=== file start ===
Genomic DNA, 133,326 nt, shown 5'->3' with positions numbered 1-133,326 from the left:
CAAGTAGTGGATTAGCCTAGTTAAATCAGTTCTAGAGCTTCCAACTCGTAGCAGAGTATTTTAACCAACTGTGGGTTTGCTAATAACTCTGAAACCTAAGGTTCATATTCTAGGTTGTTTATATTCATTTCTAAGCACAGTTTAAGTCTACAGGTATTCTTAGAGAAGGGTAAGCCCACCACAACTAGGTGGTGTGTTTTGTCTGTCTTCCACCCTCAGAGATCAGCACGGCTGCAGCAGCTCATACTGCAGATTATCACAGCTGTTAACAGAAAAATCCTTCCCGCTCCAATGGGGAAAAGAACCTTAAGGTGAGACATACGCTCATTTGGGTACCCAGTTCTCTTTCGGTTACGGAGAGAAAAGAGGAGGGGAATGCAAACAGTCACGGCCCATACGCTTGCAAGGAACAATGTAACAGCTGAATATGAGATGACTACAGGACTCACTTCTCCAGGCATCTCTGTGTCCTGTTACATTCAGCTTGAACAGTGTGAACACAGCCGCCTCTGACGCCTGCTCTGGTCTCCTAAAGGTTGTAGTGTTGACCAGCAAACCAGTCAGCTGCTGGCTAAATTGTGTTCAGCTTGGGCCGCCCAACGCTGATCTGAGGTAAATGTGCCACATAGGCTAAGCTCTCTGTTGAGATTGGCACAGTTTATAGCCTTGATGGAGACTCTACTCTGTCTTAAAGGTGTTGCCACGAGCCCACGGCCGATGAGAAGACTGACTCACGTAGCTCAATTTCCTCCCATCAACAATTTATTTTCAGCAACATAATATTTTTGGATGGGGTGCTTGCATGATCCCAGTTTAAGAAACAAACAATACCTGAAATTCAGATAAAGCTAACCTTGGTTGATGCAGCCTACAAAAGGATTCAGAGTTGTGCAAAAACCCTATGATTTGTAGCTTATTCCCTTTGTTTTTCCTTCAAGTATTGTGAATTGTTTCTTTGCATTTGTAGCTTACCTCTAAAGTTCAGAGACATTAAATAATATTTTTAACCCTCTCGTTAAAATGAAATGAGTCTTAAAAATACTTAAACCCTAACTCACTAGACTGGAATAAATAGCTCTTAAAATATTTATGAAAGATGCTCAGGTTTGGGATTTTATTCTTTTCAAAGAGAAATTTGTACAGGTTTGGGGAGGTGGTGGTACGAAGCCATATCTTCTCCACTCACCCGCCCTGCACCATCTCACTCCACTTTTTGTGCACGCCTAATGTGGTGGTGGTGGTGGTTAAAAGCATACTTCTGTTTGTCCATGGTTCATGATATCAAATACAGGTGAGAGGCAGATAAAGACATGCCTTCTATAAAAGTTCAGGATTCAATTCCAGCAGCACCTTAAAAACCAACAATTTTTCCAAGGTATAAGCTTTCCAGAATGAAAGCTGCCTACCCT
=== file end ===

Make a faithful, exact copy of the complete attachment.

Genomic DNA, 133,326 nt, shown 5'->3' with positions numbered 1-133,326 from the left:
CAAGTAGTGGATTAGCCTAGTTAAATCAGTTCTAGAGCTTCCAACTCGTAGCAGAGTATTTTAACCAACTGTGGGTTTGCTAATAACTCTGAAACCTAAGGTTCATATTCTAGGTTGTTTATATTCATTTCTAAGCACAGTTTAAGTCTACAGGTATTCTTAGAGAAGGGTAAGCCCACCACAACTAGGTGGTGTGTTTTGTCTGTCTTCCACCCTCAGAGATCAGCACGGCTGCAGCAGCTCATACTGCAGATTATCACAGCTGTTAACAGAAAAATCCTTCCCGCTCCAATGGGGAAAAGAACCTTAAGGTGAGACATACGCTCATTTGGGTACCCAGTTCTCTTTCGGTTACGGAGAGAAAAGAGGAGGGGAATGCAAACAGTCACGGCCCATACGCTTGCAAGGAACAATGTAACAGCTGAATATGAGATGACTACAGGACTCACTTCTCCAGGCATCTCTGTGTCCTGTTACATTCAGCTTGAACAGTGTGAACACAGCCGCCTCTGACGCCTGCTCTGGTCTCCTAAAGGTTGTAGTGTTGACCAGCAAACCAGTCAGCTGCTGGCTAAATTGTGTTCAGCTTGGGCCGCCCAACGCTGATCTGAGGTAAATGTGCCACATAGGCTAAGCTCTCTGTTGAGATTGGCACAGTTTATAGCCTTGATGGAGACTCTACTCTGTCTTAAAGGTGTTGCCACGAGCCCACGGCCGATGAGAAGACTGACTCACGTAGCTCAATTTCCTCCCATCAACAATTTATTTTCAGCAACATAATATTTTTGGATGGGGTGCTTGCATGATCCCAGTTTAAGAAACAAACAATACCTGAAATTCAGATAAAGCTAACCTTGGTTGATGCAGCCTACAAAAGGATTCAGAGTTGTGCAAAAACCCTATGATTTGTAGCTTATTCCCTTTGTTTTTCCTTCAAGTATTGTGAATTGTTTCTTTGCATTTGTAGCTTACCTCTAAAGTTCAGAGACATTAAATAATATTTTTAACCCTCTCGTTAAAATGAAATGAGTCTTAAAAATACTTAAACCCTAACTCACTAGACTGGAATAAATAGCTCTTAAAATATTTATGAAAGATGCTCAGGTTTGGGATTTTATTCTTTTCAAAGAGAAATTTGTACAGGTTTGGGGAGGTGGTGGTACGAAGCCATATCTTCTCCACTCACCCGCCCTGCACCATCTCACTCCACTTTTTGTGCACGCCTAATGTGGTGGTGGTGGTGGTTAAAAGCATACTTCTGTTTGTCCATGGTTCATGATATCAAATACAGGTGAGAGGCAGATAAAGACATGCCTTCTATAAAAGTTCAGGATTCAATTCCAGCAGCACCTTAAAAACCAACAATTTTTCCAAGGTATAAGCTTTCCAGAATGAAAGCTGCCTACCCT